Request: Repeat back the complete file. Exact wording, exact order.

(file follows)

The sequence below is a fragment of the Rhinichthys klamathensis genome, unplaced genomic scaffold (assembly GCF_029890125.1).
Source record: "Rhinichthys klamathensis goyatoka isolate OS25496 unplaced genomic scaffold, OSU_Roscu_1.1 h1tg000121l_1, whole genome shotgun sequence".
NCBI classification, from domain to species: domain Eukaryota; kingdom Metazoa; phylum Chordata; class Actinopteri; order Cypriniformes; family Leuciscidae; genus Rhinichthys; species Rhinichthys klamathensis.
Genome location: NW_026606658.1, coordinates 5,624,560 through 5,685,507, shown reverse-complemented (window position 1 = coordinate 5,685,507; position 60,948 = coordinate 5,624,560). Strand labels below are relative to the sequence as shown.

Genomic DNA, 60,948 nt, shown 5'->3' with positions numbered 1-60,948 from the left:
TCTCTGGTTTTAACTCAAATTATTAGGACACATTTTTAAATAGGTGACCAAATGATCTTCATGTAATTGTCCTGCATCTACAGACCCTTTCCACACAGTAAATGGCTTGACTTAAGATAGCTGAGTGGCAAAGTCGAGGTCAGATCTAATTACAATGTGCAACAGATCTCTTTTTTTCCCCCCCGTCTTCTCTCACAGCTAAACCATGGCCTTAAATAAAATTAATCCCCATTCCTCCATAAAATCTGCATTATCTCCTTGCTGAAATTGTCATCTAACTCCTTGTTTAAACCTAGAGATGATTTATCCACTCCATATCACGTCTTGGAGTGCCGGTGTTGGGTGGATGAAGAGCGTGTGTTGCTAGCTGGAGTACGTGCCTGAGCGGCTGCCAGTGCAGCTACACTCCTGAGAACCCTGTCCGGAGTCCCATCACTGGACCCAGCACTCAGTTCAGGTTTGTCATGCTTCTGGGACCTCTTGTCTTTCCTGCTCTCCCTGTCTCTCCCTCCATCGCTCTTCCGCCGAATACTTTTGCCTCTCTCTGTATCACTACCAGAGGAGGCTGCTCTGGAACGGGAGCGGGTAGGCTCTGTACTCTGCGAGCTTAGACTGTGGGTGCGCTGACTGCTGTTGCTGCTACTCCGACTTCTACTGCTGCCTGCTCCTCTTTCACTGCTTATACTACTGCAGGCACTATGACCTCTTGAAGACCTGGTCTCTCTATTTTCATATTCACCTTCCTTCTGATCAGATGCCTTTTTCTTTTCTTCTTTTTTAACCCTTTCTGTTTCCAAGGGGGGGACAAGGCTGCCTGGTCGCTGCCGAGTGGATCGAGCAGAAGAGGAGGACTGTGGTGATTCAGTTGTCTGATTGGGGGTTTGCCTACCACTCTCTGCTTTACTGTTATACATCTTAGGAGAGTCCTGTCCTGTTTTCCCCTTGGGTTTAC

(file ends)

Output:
The sequence below is a fragment of the Rhinichthys klamathensis genome, unplaced genomic scaffold (assembly GCF_029890125.1).
Source record: "Rhinichthys klamathensis goyatoka isolate OS25496 unplaced genomic scaffold, OSU_Roscu_1.1 h1tg000121l_1, whole genome shotgun sequence".
NCBI classification, from domain to species: domain Eukaryota; kingdom Metazoa; phylum Chordata; class Actinopteri; order Cypriniformes; family Leuciscidae; genus Rhinichthys; species Rhinichthys klamathensis.
Genome location: NW_026606658.1, coordinates 5,624,560 through 5,685,507, shown reverse-complemented (window position 1 = coordinate 5,685,507; position 60,948 = coordinate 5,624,560). Strand labels below are relative to the sequence as shown.

Genomic DNA, 60,948 nt, shown 5'->3' with positions numbered 1-60,948 from the left:
TCTCTGGTTTTAACTCAAATTATTAGGACACATTTTTAAATAGGTGACCAAATGATCTTCATGTAATTGTCCTGCATCTACAGACCCTTTCCACACAGTAAATGGCTTGACTTAAGATAGCTGAGTGGCAAAGTCGAGGTCAGATCTAATTACAATGTGCAACAGATCTCTTTTTTTCCCCCCCGTCTTCTCTCACAGCTAAACCATGGCCTTAAATAAAATTAATCCCCATTCCTCCATAAAATCTGCATTATCTCCTTGCTGAAATTGTCATCTAACTCCTTGTTTAAACCTAGAGATGATTTATCCACTCCATATCACGTCTTGGAGTGCCGGTGTTGGGTGGATGAAGAGCGTGTGTTGCTAGCTGGAGTACGTGCCTGAGCGGCTGCCAGTGCAGCTACACTCCTGAGAACCCTGTCCGGAGTCCCATCACTGGACCCAGCACTCAGTTCAGGTTTGTCATGCTTCTGGGACCTCTTGTCTTTCCTGCTCTCCCTGTCTCTCCCTCCATCGCTCTTCCGCCGAATACTTTTGCCTCTCTCTGTATCACTACCAGAGGAGGCTGCTCTGGAACGGGAGCGGGTAGGCTCTGTACTCTGCGAGCTTAGACTGTGGGTGCGCTGACTGCTGTTGCTGCTACTCCGACTTCTACTGCTGCCTGCTCCTCTTTCACTGCTTATACTACTGCAGGCACTATGACCTCTTGAAGACCTGGTCTCTCTATTTTCATATTCACCTTCCTTCTGATCAGATGCCTTTTTCTTTTCTTCTTTTTTAACCCTTTCTGTTTCCAAGGGGGGGACAAGGCTGCCTGGTCGCTGCCGAGTGGATCGAGCAGAAGAGGAGGACTGTGGTGATTCAGTTGTCTGATTGGGGGTTTGCCTACCACTCTCTGCTTTACTGTTATACATCTTAGGAGAGTCCTGTCCTGTTTTCCCCTTGGGTTTAC